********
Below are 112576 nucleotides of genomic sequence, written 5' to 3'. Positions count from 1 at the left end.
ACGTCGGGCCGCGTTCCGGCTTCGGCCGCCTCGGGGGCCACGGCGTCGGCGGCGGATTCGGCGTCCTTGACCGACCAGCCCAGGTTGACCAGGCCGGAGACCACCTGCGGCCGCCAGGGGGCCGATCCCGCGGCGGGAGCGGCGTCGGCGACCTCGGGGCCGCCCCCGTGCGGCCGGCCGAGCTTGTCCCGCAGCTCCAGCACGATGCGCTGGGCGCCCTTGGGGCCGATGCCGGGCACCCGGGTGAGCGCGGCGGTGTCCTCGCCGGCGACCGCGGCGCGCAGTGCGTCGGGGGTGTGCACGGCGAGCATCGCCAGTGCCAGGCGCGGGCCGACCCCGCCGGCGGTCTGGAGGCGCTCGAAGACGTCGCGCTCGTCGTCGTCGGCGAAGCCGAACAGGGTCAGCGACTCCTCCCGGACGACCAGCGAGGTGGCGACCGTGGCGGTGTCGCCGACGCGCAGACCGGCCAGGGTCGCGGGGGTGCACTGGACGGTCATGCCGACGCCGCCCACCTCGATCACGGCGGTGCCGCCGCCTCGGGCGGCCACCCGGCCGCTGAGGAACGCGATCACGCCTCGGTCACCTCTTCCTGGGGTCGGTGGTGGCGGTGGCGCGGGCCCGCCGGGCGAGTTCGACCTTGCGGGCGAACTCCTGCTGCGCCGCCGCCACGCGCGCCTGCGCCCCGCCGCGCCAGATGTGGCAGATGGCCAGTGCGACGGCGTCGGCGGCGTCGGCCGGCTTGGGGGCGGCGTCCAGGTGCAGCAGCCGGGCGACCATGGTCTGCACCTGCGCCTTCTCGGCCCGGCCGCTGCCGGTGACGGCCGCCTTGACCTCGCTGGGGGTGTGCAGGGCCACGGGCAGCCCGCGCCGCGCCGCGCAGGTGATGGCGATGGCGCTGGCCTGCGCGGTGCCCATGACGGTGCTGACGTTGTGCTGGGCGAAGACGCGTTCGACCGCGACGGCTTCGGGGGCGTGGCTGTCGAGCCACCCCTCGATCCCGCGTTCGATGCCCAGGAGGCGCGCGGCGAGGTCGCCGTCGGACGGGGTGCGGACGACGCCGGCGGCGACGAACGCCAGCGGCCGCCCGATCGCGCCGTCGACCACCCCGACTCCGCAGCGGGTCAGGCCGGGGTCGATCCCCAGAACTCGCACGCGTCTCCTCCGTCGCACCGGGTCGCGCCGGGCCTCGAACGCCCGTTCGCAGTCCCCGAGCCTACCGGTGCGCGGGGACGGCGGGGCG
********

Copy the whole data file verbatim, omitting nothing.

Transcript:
Below are 112576 nucleotides of genomic sequence, written 5' to 3'. Positions count from 1 at the left end.
ACGTCGGGCCGCGTTCCGGCTTCGGCCGCCTCGGGGGCCACGGCGTCGGCGGCGGATTCGGCGTCCTTGACCGACCAGCCCAGGTTGACCAGGCCGGAGACCACCTGCGGCCGCCAGGGGGCCGATCCCGCGGCGGGAGCGGCGTCGGCGACCTCGGGGCCGCCCCCGTGCGGCCGGCCGAGCTTGTCCCGCAGCTCCAGCACGATGCGCTGGGCGCCCTTGGGGCCGATGCCGGGCACCCGGGTGAGCGCGGCGGTGTCCTCGCCGGCGACCGCGGCGCGCAGTGCGTCGGGGGTGTGCACGGCGAGCATCGCCAGTGCCAGGCGCGGGCCGACCCCGCCGGCGGTCTGGAGGCGCTCGAAGACGTCGCGCTCGTCGTCGTCGGCGAAGCCGAACAGGGTCAGCGACTCCTCCCGGACGACCAGCGAGGTGGCGACCGTGGCGGTGTCGCCGACGCGCAGACCGGCCAGGGTCGCGGGGGTGCACTGGACGGTCATGCCGACGCCGCCCACCTCGATCACGGCGGTGCCGCCGCCTCGGGCGGCCACCCGGCCGCTGAGGAACGCGATCACGCCTCGGTCACCTCTTCCTGGGGTCGGTGGTGGCGGTGGCGCGGGCCCGCCGGGCGAGTTCGACCTTGCGGGCGAACTCCTGCTGCGCCGCCGCCACGCGCGCCTGCGCCCCGCCGCGCCAGATGTGGCAGATGGCCAGTGCGACGGCGTCGGCGGCGTCGGCCGGCTTGGGGGCGGCGTCCAGGTGCAGCAGCCGGGCGACCATGGTCTGCACCTGCGCCTTCTCGGCCCGGCCGCTGCCGGTGACGGCCGCCTTGACCTCGCTGGGGGTGTGCAGGGCCACGGGCAGCCCGCGCCGCGCCGCGCAGGTGATGGCGATGGCGCTGGCCTGCGCGGTGCCCATGACGGTGCTGACGTTGTGCTGGGCGAAGACGCGTTCGACCGCGACGGCTTCGGGGGCGTGGCTGTCGAGCCACCCCTCGATCCCGCGTTCGATGCCCAGGAGGCGCGCGGCGAGGTCGCCGTCGGACGGGGTGCGGACGACGCCGGCGGCGACGAACGCCAGCGGCCGCCCGATCGCGCCGTCGACCACCCCGACTCCGCAGCGGGTCAGGCCGGGGTCGATCCCCAGAACTCGCACGCGTCTCCTCCGTCGCACCGGGTCGCGCCGGGCCTCGAACGCCCGTTCGCAGTCCCCGAGCCTACCGGTGCGCGGGGACGGCGGGGCG